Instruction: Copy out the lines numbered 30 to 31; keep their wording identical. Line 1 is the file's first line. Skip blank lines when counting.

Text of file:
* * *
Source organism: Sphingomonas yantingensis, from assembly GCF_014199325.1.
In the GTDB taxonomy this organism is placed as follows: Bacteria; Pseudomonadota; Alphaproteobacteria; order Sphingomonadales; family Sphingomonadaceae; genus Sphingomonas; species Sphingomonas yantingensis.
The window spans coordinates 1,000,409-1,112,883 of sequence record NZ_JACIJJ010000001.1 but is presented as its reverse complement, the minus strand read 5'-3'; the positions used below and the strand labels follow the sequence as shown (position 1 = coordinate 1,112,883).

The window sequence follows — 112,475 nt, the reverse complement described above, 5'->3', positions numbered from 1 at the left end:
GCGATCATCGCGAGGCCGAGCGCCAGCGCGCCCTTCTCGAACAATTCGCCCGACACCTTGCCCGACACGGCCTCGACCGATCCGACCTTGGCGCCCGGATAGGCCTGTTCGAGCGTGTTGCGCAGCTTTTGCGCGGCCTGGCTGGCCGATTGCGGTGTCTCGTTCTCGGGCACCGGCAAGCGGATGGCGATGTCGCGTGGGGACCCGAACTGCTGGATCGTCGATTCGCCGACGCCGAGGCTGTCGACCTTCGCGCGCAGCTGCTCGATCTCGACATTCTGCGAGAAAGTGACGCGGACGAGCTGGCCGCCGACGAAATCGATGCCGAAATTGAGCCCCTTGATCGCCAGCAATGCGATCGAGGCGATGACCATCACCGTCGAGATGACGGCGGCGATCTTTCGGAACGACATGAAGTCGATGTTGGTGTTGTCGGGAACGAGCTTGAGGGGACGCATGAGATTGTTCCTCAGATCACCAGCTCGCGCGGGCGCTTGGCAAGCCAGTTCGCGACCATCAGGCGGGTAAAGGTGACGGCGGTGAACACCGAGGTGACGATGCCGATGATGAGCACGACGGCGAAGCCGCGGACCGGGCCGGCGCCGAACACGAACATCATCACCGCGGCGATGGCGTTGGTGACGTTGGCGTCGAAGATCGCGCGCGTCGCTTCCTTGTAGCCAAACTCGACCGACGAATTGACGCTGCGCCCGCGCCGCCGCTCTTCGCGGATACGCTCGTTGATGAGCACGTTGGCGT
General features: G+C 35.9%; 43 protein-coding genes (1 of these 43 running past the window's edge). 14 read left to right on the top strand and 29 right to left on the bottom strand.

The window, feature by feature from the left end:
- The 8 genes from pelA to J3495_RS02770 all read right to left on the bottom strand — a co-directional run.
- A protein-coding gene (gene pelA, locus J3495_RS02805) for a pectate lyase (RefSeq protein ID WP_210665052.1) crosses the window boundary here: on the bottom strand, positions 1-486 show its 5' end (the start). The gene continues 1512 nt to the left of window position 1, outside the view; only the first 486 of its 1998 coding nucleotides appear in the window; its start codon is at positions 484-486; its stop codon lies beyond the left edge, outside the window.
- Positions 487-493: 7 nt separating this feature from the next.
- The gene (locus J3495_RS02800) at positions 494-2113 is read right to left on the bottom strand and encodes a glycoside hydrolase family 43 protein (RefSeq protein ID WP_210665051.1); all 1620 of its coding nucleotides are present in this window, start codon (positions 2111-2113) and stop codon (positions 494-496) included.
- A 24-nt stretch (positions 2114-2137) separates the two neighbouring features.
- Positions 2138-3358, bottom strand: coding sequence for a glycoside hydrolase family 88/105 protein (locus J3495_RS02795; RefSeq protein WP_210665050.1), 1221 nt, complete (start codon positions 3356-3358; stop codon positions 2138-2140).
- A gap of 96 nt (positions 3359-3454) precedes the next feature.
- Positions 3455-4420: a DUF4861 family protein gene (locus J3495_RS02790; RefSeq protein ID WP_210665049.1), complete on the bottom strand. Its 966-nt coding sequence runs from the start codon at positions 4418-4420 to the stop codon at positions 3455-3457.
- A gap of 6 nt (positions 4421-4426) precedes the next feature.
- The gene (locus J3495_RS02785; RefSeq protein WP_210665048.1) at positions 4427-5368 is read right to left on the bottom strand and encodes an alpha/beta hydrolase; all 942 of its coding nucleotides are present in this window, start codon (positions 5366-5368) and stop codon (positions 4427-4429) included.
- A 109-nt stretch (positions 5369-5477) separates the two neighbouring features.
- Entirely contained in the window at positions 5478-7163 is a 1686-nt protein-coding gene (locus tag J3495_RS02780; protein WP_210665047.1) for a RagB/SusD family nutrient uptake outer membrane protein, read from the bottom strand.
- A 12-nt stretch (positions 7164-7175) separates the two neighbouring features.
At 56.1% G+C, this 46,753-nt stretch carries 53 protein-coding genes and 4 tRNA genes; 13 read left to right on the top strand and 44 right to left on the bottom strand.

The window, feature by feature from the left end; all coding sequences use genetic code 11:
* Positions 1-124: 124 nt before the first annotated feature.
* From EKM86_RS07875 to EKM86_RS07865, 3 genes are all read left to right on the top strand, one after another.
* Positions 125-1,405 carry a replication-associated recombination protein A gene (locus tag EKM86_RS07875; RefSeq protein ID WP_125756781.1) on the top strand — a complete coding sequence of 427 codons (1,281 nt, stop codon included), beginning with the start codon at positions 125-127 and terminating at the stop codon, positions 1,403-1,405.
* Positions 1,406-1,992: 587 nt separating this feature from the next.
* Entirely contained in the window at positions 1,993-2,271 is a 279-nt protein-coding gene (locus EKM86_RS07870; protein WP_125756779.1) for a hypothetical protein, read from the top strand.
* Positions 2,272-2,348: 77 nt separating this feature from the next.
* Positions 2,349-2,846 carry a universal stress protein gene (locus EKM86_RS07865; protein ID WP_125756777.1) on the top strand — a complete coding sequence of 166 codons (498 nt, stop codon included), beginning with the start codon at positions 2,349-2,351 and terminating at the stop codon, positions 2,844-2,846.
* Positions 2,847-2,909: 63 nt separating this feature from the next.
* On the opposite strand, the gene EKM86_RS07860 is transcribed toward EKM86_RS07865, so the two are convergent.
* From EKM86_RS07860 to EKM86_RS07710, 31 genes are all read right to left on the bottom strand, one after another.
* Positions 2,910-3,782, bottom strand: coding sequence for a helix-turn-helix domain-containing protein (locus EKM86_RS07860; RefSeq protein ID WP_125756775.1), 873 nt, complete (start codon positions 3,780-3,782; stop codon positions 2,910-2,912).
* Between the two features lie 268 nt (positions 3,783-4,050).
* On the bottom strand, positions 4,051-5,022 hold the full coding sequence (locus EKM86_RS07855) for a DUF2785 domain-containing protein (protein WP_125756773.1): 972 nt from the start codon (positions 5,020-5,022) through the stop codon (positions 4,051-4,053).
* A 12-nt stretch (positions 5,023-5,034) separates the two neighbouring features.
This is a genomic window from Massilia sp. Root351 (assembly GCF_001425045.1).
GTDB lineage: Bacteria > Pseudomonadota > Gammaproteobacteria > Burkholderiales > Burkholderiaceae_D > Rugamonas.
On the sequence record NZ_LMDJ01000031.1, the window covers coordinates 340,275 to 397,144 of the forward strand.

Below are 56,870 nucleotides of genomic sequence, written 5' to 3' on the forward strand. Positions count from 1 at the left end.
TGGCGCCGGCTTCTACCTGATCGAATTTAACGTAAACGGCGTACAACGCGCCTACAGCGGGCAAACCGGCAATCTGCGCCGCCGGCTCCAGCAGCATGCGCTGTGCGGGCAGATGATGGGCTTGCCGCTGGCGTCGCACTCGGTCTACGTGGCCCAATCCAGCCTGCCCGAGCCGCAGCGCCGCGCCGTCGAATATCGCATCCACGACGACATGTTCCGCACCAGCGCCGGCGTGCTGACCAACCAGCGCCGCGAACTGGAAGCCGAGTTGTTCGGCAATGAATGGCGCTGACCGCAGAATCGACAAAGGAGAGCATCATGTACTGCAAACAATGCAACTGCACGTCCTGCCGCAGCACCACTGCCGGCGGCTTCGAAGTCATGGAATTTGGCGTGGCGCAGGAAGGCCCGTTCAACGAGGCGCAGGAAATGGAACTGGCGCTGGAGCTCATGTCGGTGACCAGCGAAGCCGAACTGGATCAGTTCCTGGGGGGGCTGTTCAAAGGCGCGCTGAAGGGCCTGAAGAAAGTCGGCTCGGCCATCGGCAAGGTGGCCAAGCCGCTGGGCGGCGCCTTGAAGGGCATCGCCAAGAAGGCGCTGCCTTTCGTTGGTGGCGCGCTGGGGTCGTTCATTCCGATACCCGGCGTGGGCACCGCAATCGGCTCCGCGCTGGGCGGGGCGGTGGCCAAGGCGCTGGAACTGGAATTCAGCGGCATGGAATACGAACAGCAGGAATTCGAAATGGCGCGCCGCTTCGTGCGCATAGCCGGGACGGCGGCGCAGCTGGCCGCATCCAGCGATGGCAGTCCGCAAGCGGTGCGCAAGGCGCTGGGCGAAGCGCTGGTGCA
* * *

* Positions 2,847-2,909: 63 nt separating this feature from the next.
* On the opposite strand, the gene EKM86_RS07860 is transcribed toward EKM86_RS07865, so the two are convergent.